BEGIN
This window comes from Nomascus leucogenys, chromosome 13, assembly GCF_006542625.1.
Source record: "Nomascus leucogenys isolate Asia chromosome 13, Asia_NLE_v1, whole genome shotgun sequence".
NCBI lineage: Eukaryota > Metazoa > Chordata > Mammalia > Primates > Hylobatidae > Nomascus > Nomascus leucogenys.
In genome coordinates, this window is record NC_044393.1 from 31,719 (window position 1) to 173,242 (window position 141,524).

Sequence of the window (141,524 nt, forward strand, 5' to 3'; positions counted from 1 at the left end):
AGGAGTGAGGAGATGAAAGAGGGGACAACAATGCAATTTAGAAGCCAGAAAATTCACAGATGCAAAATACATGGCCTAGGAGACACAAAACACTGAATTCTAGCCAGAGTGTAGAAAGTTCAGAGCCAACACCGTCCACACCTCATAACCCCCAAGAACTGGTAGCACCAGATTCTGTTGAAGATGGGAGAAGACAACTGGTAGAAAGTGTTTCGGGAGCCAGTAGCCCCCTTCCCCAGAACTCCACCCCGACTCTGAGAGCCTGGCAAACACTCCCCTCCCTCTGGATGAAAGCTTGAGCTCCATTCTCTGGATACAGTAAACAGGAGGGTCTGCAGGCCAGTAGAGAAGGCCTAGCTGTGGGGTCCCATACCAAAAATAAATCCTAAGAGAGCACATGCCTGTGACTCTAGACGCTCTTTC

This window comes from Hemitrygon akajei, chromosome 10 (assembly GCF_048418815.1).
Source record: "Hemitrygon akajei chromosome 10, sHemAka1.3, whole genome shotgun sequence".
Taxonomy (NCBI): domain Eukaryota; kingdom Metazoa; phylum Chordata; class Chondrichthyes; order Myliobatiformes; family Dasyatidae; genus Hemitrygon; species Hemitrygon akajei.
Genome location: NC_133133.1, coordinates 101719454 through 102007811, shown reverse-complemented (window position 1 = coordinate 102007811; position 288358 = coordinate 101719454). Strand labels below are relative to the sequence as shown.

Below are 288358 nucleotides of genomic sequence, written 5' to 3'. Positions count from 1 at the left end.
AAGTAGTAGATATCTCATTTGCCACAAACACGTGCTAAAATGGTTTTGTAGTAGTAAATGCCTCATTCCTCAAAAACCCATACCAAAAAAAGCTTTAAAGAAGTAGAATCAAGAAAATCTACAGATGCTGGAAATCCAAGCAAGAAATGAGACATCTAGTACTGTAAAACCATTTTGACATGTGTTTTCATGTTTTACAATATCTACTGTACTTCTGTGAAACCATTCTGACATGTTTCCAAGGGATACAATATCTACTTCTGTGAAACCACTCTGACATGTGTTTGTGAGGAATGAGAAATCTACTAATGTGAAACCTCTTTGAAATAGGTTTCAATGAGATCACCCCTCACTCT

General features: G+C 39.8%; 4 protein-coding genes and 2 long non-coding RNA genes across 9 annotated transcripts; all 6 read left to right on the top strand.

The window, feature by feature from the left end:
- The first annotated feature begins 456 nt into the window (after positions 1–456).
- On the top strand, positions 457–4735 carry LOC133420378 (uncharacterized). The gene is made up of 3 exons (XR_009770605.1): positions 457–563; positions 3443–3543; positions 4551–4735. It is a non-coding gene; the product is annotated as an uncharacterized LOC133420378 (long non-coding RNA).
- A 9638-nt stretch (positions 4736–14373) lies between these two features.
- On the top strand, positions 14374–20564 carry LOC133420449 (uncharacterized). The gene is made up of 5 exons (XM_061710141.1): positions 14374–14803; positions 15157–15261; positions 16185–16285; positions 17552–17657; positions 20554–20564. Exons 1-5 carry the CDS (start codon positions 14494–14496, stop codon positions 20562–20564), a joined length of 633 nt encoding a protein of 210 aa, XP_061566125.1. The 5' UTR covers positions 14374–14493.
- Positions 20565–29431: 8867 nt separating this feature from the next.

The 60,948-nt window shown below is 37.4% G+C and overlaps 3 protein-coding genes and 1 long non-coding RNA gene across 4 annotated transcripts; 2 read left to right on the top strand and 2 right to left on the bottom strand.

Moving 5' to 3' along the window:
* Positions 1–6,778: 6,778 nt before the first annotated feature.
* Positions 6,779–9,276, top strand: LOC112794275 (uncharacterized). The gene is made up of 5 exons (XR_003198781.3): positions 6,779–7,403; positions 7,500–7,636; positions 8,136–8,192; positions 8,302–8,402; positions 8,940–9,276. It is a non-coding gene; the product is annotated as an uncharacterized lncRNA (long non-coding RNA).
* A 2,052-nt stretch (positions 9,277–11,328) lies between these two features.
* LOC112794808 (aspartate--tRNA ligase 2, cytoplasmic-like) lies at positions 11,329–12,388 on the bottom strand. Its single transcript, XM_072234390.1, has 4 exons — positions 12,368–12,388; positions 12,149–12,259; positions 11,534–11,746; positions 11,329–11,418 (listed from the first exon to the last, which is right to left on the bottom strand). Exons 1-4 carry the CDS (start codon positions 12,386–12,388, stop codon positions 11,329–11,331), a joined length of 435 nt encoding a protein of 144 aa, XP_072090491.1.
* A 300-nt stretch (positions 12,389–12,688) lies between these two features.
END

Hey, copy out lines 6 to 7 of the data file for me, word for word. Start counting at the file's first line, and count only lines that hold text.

AGGAGTGAGGAGATGAAAGAGGGGACAACAATGCAATTTAGAAGCCAGAAAATTCACAGATGCAAAATACATGGCCTAGGAGACACAAAACACTGAATTCTAGCCAGAGTGTAGAAAGTTCAGAGCCAACACCGTCCACACCTCATAACCCCCAAGAACTGGTAGCACCAGATTCTGTTGAAGATGGGAGAAGACAACTGGTAGAAAGTGTTTCGGGAGCCAGTAGCCCCCTTCCCCAGAACTCCACCCCGACTCTGAGAGCCTGGCAAACACTCCCCTCCCTCTGGATGAAAGCTTGAGCTCCATTCTCTGGATACAGTAAACAGGAGGGTCTGCAGGCCAGTAGAGAAGGCCTAGCTGTGGGGTCCCATACCAAAAATAAATCCTAAGAGAGCACATGCCTGTGACTCTAGACGCTCTTTC

This window comes from Hemitrygon akajei, chromosome 10 (assembly GCF_048418815.1).